The word “tshechu” in the Bhutanese language means literally “an annual religious Bhutanese festival” held in each district on the 10th day of a month of the Bhutanese calendar. The dates and duration of the tshechu vary from one district to another but always take place on or around the 10th day of a month. Such festivals are mostly held in the dzong (fortress) or local monastery in honour of Guru Rimpoche, one who was born from a lotus flower and brought the tantric Buddhism in Bhutan in the 8th century. By attending such festivals, it is believed that one gains merits by seeking forgiveness for their sins in life.
During the tshechu, mask and historical folk dances in colourful costumes are performed by monks and laymen including the Atsaras (Clowns), who amuse the audience with their antics. It is believed that it is very important to know the name of the dances and its significance. Tshechu is also considered as an occasion for social gatherings; to get together with families and kith & kin dressed in their finest traditional clothes and jewellery.
Amongst the various tshechus in Bhutan, the Festival of Thimphu Tshechu, instituted in 1867 by the 4th Desi, Tenzin Rabgye is one of the biggest festivals in the capital city of Bhutan and also a major tourist attraction from around the world. So, plan your visit to Bhutan to coincide with this festival held in September/October annually. This tour gives you a real appreciation of both the Buddhist faith and the Bhutanese way of life but also included in the package are other places of interest.
Day 1: Arrive Paro
On arrival, you will be met by our representative and transferred to your hotel in Paro for an overnight. After lunch, visit the Ta Dzong (ancient watch tower) which now houses the National Museum of Bhutan and continue to the Paro Dzong (also known as the Rinpung Dzong), built in 1644 by Zhabdrung Ngawang Namgyal. The evening is at leisure to relax – so why not stroll in the Paro town? The altitude of Paro is at 2,200 m.
Day 2: Excursion to Paro Taktshang
Today morning we will begin a day hike to Paro Taktshang Monastery (Tiger’s Nest). No visit to Bhutan would be complete without a trip to Taktshang. The monastery is perched on the edge of a steep cliff, about 900 m above the Paro valley and takes about a 2-hour climb on a well-maintained trail through beautiful pine forest, trees festooned with Spanish Moss and fluttering prayer flags. Legend has it that Guru Rimpoche flew to Paro Taktshang cliff in the form of Guru Dorji Drolo, mounted on a flaming tigress in the 8th century. In the evening, we will drive a distance of 65-km for about one hour journey to Thimphu, the capital of Bhutan. Overnight in Thimphu.
Day 3: Thimphu Sightseeing
Today you’ll explore a fascinating full day tour to see the best of Thimphu city at an altitude of 2,350 m. First stop is at the National Memorial Chorten, built in memory of the third King Jigme Dorji Wangchuk. Next, visit the Changgangkha Monastery, the Folk Heritage Museum, a showcase of the Bhutanese artefacts used in rural households, the National Library, which houses ancient manuscripts or the Painting School. This afternoon, head out of town to explore the Simtokha Dzong, which is the oldest fortress in Bhutan, built in 1629 or visit the National Textile Musuem. Overnight in Thimphu.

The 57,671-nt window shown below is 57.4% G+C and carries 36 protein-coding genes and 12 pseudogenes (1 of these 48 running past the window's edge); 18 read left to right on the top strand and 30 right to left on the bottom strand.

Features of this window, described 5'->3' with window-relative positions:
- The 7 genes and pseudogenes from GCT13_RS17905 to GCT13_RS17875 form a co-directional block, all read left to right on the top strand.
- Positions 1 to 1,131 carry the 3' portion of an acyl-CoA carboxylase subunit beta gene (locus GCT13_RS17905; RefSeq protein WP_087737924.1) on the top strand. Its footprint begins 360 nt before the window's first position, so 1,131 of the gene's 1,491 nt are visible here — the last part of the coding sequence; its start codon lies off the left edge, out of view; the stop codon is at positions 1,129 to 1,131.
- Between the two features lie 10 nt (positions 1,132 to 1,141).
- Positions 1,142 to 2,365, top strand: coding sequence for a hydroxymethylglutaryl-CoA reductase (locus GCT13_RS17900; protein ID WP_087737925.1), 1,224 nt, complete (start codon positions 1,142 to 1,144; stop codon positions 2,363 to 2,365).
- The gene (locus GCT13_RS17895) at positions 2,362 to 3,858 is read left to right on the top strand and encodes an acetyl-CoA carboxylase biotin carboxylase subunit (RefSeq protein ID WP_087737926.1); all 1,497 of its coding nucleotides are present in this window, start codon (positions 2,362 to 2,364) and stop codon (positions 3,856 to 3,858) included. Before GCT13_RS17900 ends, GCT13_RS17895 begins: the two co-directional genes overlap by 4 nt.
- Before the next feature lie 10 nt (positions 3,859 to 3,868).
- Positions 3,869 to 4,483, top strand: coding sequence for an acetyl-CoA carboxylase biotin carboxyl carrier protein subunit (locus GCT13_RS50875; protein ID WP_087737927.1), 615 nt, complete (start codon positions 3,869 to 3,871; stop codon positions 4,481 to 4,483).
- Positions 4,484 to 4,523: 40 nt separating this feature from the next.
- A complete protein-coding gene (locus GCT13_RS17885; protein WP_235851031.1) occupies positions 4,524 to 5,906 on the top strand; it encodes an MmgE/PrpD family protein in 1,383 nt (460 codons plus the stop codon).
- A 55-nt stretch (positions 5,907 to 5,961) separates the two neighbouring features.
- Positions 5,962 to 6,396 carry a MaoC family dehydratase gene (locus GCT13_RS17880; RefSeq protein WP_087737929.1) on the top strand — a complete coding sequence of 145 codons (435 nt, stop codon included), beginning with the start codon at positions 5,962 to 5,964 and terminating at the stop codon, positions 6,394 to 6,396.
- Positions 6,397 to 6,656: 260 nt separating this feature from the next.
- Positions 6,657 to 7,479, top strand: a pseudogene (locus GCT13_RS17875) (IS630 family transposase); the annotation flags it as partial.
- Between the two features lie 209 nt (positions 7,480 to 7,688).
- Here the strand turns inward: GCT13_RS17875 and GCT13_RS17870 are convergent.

Day 4: Thimphu Tshechu
Attend a half day of Thimphu Tshechu, which is held in Tendrelthang (courtyard) of Tashichhodzong, which houses some ministries, the office and throne room of His Majesty the King and the central monk body. In the afternoon, continue the Thimphu city sightseeing tour to Kuensel Phodrang (also known as the Buddha Point), which is one of the largest Buddha stupas in the world at a height of 169 ft (51.5 m). From there, you can also enjoy a very clear view of the Thimphu city. Then visit the Mini Zoo for Takin, the National Animal of Bhutan and if lucky, perhaps the archery matches, which is the national game of Bhutan! Overnight in Thimphu.
Day 5: Thimphu Tshechu and Sightseeing
Immerse yourself today by attending Thimphu Tshechu for a full day. The tshechu is a religious festival in honour of Guru Padmasambhava, one who was born from a lotus flower, popularly known as Guru Rimpoche, who brought Buddhism in Bhutan in the 8th century. By attending such festivals, it is believed that one gains merits. Enjoy the mask and historical folk dances in colourful costumes performed by monks as well as by laymen including the Atsaras (jesters or playful clowns), who amuse the audience with their antics. It is believed that it is very important to know the name of the dances and its significance. Tshechu is also considered as an occasion for praying and receive blessings and also for social gatherings; to get together with families and kith & kin dressed in their finest traditional clothes and jewellery. Overnight in Thimphu.